After all those years of playing, one thing I concluded about Risk is that while its mechanics are bad, it can provide some of the best social gaming there is. This, obviously, depends on your taste and how your group is, but we were a bunch of masochists. We loved the chaos, and the enmity, and the betrayals. We lived for it, and despite all the wonderful games I have now, I can’t help but miss the days when we would play Risk together. Even though I’ve moved on from Risk, I’m still, to this day, searching for a game that provides the same “feel” as Risk, albeit with good mechanics. I have come close, but have found no true replacements. Until I do, Risk might just sit on this list.
9 – Catan: Cities and Knights
Catan gets a bad rap among tabletop gamers. Look, I get it. You’ve moved on, the mechanics are dated, blah blah. You aren’t wrong, but in this writer’s opinion, there’s a reason why Catan has consistently retained its place as the “gateway game” after all these years. Even if you’re sick of how lucky it can be, or of how dry it feels, it’s still very charming in its own way, and STILL feels like a new world to anybody who’s used to the typical American mass market hits. Even as the opinion of Catan wanes among seasoned players, the game’s fanbase continues to grow by the day.
Now, Catan was my next step up from Risk, before I became a diehard obsessed gamer. In fact, my family played Catan LONG before anyone knew what Catan was. For more than a decade, it had a place in family events, and even through our Risk years, members of my family habitually played it, though I always sat out because it was “too boring.”
I eventually gave Catan an earnest chance, and found out that I loved it! However, it wasn’t until I played Cities and Knights that I was hooked. Remember how I said Catan gets a bad rap? It does, and for a lot of reasons–the game is too dependent on lucky dice rolls, there’s a lot of downtime, the starting placements can make or break your game, and the game beats losers while they’re down. What a lot of gamers DON’T know is that Cities and Knights corrects many of these problems (not all of them), and turns Catan into a legitimately viable game that’s capable of competing with other modern games.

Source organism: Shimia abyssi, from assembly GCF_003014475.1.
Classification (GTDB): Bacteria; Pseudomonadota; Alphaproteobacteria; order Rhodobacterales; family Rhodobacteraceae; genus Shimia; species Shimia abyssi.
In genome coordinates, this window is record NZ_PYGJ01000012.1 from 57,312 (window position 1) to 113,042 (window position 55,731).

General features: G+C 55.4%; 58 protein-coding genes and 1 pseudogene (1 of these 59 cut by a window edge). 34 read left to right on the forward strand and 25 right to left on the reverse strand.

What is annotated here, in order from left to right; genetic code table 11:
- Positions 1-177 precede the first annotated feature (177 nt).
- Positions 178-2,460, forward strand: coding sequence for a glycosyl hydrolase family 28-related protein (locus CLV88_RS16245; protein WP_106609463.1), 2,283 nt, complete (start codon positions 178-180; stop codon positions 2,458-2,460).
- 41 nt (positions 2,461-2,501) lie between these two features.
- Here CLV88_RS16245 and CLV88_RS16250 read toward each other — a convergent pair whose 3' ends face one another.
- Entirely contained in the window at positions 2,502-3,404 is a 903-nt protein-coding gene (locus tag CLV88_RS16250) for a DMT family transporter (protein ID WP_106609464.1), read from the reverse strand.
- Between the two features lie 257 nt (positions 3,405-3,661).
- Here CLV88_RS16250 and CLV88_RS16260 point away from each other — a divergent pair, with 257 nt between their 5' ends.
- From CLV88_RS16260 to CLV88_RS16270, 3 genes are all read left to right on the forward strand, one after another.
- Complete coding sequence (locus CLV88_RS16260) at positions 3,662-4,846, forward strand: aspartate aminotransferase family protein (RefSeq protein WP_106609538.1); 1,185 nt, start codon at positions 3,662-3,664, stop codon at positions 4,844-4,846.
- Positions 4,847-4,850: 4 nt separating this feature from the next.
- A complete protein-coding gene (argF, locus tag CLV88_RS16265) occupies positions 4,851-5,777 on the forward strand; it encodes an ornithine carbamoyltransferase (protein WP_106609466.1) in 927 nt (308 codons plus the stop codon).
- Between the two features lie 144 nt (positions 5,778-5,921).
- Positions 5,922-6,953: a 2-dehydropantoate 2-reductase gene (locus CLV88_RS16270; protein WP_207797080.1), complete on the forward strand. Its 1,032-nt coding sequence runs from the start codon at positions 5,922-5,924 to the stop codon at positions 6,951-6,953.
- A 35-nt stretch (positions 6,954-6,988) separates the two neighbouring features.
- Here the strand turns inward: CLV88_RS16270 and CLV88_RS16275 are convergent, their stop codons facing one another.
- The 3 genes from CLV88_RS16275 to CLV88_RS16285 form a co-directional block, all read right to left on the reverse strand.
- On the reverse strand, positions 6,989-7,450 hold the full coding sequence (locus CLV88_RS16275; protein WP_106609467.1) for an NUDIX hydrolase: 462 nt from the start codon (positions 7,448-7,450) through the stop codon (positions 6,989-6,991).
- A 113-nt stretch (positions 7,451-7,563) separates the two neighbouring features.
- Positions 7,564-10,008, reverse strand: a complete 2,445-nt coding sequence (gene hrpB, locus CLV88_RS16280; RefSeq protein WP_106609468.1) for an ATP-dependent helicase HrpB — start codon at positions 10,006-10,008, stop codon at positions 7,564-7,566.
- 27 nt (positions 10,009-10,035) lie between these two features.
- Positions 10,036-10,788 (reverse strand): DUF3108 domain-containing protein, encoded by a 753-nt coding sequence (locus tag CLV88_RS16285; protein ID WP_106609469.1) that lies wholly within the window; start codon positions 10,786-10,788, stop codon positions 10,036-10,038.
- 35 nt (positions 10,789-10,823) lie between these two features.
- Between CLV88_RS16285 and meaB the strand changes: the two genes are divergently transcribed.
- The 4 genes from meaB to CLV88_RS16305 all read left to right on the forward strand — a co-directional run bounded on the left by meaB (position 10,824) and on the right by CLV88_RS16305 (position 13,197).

Granted, if it’s between Cities and Knights and any other modern eurogame, most people are likely to choose the latter, but all I’m trying to say is that, if you think Catan is non-salvageable, you’re wrong. Cities and Knights is pretty great, and fixes so many of Catan’s problems. There are a myriad of additional ways to get points, allowing for a more flexible strategy if you get screwed out your original plan. It adds commodities which allows for greater flexibility in trading, and has a host of special new development cards that can enhance your training, mitigate the luck of dice rolls, or be extra aggressive.